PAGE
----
- Internal, Site-Specific Inventory Views: It would be easy to assume that visibility to internal inventory is simple to achieve. After all, it is all under our control, right? Well, yes and no. The problem lies with having too many different places where inventory resides and the systems that track it. Many enterprises have one or more ERP systems that track inventory at a high level for financial purposes but don’t necessarily track where the inventory is physically located. Often, multiple distribution systems—such as Warehouse Management Systems (WMS) and Transportation Management Systems (TMS)— primarily track inventory at specific locations or while in transit, between specific locations. And, of course, retailers have a percentage of their inventory on store shelves but often do not have good visibility into what is actually in each store and where.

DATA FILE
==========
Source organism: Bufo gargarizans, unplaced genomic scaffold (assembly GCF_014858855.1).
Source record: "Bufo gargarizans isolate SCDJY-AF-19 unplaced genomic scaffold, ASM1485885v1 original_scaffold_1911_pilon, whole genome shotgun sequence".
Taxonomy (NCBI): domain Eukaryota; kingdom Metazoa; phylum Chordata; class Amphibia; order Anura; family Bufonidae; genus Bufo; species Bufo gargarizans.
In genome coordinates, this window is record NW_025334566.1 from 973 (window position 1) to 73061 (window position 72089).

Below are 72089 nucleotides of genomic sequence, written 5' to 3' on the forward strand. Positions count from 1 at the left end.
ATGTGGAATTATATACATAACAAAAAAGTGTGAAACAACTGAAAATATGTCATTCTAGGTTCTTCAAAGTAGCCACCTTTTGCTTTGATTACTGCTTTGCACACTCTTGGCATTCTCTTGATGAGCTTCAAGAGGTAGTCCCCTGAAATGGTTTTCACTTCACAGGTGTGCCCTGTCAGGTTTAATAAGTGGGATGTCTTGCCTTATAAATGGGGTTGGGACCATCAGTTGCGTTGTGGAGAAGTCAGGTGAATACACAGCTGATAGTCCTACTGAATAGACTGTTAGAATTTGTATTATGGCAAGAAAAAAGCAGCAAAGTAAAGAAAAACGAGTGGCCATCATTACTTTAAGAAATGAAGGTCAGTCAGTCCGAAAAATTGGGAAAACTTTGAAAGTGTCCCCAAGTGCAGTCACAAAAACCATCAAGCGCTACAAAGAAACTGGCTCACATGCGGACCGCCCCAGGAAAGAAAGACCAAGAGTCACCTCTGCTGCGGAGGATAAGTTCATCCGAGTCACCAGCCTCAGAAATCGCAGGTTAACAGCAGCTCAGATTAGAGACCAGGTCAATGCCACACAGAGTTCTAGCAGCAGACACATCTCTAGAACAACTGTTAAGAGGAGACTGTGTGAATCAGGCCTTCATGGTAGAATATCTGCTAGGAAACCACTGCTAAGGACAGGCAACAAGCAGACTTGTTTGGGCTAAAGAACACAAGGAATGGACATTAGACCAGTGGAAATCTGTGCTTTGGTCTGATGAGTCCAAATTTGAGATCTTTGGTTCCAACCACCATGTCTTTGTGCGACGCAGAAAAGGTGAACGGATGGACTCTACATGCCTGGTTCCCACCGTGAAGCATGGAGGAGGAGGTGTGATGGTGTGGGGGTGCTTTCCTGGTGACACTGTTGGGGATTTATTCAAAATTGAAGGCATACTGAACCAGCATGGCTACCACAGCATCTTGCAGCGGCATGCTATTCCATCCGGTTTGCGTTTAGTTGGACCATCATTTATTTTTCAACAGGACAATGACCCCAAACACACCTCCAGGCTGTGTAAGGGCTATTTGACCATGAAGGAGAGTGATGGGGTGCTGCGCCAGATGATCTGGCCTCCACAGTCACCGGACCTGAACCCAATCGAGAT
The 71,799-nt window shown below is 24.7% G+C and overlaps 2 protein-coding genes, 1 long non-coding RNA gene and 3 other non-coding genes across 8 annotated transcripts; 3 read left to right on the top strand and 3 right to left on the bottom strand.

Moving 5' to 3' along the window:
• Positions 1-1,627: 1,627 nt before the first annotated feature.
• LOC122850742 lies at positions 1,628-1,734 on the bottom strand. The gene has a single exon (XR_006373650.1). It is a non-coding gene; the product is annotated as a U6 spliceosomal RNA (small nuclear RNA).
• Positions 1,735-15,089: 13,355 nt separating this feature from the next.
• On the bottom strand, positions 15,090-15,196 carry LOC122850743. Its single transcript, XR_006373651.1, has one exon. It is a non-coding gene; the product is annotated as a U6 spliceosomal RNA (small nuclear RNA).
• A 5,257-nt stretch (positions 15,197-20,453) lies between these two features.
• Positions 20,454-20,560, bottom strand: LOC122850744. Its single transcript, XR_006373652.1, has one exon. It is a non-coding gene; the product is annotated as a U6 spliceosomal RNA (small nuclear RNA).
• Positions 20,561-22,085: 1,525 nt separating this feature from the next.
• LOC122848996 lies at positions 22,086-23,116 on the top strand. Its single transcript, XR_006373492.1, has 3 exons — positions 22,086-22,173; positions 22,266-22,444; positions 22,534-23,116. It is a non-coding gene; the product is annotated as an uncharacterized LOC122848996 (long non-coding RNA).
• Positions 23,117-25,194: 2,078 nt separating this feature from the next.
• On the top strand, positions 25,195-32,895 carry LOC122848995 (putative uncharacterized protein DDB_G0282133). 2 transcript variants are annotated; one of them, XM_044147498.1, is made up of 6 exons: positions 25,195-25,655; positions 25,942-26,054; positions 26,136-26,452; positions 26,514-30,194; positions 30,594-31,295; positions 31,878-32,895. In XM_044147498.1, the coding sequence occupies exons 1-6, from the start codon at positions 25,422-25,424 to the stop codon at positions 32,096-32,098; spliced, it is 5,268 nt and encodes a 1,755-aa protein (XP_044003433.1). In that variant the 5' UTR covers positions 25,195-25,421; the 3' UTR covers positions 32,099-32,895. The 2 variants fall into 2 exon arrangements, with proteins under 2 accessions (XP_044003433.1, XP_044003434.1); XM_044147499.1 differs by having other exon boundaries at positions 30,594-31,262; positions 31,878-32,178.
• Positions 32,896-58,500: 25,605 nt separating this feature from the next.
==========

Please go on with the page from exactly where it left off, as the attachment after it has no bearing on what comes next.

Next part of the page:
- External, Multi-Enterprise Inventory Views: It is rare today to find vertically integrated corporations where all inventory resides within the enterprise. Most companies have many suppliers that provide finished goods, components or raw materials that all need to be monitored and tracked. Many also use contract manufacturers, co-packers and/or third-party logistics providers (3PLs) as integral parts of their extended supply networks. And companies that supply retailers have much of their inventory tied up in those retail locations. Unfortunately, the inventory located in all these external locations is usually not visible across the supply chain. Each external company or site typically tracks its own inventory using its own systems. These external systems come from a plethora of sources, built upon different technologies and communication protocols—and hence they do not readily interact with each other. Therefore, trying to pull together a single consolidated view of inventory across the supply network is very challenging. Yet, achieving consolidated visibility is essential for management to make intelligent sourcing, order management and fulfillment decisions; as well as to quickly react when disruptions occur.